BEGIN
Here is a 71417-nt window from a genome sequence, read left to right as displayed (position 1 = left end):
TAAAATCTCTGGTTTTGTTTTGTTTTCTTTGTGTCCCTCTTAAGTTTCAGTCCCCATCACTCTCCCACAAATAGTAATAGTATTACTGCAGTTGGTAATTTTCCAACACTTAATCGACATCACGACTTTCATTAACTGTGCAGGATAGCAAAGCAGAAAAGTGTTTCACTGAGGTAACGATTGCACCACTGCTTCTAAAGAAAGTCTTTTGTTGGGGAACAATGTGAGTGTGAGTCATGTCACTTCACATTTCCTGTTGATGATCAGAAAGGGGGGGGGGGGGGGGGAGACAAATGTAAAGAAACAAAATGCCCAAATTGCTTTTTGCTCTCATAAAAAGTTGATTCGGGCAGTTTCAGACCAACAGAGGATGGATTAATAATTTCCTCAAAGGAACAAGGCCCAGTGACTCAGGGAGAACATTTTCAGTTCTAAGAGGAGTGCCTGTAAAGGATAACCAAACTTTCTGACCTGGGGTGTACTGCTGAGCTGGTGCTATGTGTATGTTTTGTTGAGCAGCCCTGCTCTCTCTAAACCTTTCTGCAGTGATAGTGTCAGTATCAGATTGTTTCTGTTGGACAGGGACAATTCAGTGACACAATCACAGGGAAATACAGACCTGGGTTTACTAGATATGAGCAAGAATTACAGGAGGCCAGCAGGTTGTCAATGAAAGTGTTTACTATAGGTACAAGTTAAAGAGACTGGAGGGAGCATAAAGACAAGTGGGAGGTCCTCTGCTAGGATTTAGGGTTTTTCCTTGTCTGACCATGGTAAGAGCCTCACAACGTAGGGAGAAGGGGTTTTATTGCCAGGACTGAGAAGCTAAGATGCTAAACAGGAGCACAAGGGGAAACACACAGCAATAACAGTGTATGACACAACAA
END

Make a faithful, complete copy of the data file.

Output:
Here is a 71417-nt window from a genome sequence, read left to right as displayed (position 1 = left end):
TAAAATCTCTGGTTTTGTTTTGTTTTCTTTGTGTCCCTCTTAAGTTTCAGTCCCCATCACTCTCCCACAAATAGTAATAGTATTACTGCAGTTGGTAATTTTCCAACACTTAATCGACATCACGACTTTCATTAACTGTGCAGGATAGCAAAGCAGAAAAGTGTTTCACTGAGGTAACGATTGCACCACTGCTTCTAAAGAAAGTCTTTTGTTGGGGAACAATGTGAGTGTGAGTCATGTCACTTCACATTTCCTGTTGATGATCAGAAAGGGGGGGGGGGGGGGGGAGACAAATGTAAAGAAACAAAATGCCCAAATTGCTTTTTGCTCTCATAAAAAGTTGATTCGGGCAGTTTCAGACCAACAGAGGATGGATTAATAATTTCCTCAAAGGAACAAGGCCCAGTGACTCAGGGAGAACATTTTCAGTTCTAAGAGGAGTGCCTGTAAAGGATAACCAAACTTTCTGACCTGGGGTGTACTGCTGAGCTGGTGCTATGTGTATGTTTTGTTGAGCAGCCCTGCTCTCTCTAAACCTTTCTGCAGTGATAGTGTCAGTATCAGATTGTTTCTGTTGGACAGGGACAATTCAGTGACACAATCACAGGGAAATACAGACCTGGGTTTACTAGATATGAGCAAGAATTACAGGAGGCCAGCAGGTTGTCAATGAAAGTGTTTACTATAGGTACAAGTTAAAGAGACTGGAGGGAGCATAAAGACAAGTGGGAGGTCCTCTGCTAGGATTTAGGGTTTTTCCTTGTCTGACCATGGTAAGAGCCTCACAACGTAGGGAGAAGGGGTTTTATTGCCAGGACTGAGAAGCTAAGATGCTAAACAGGAGCACAAGGGGAAACACACAGCAATAACAGTGTATGACACAACAA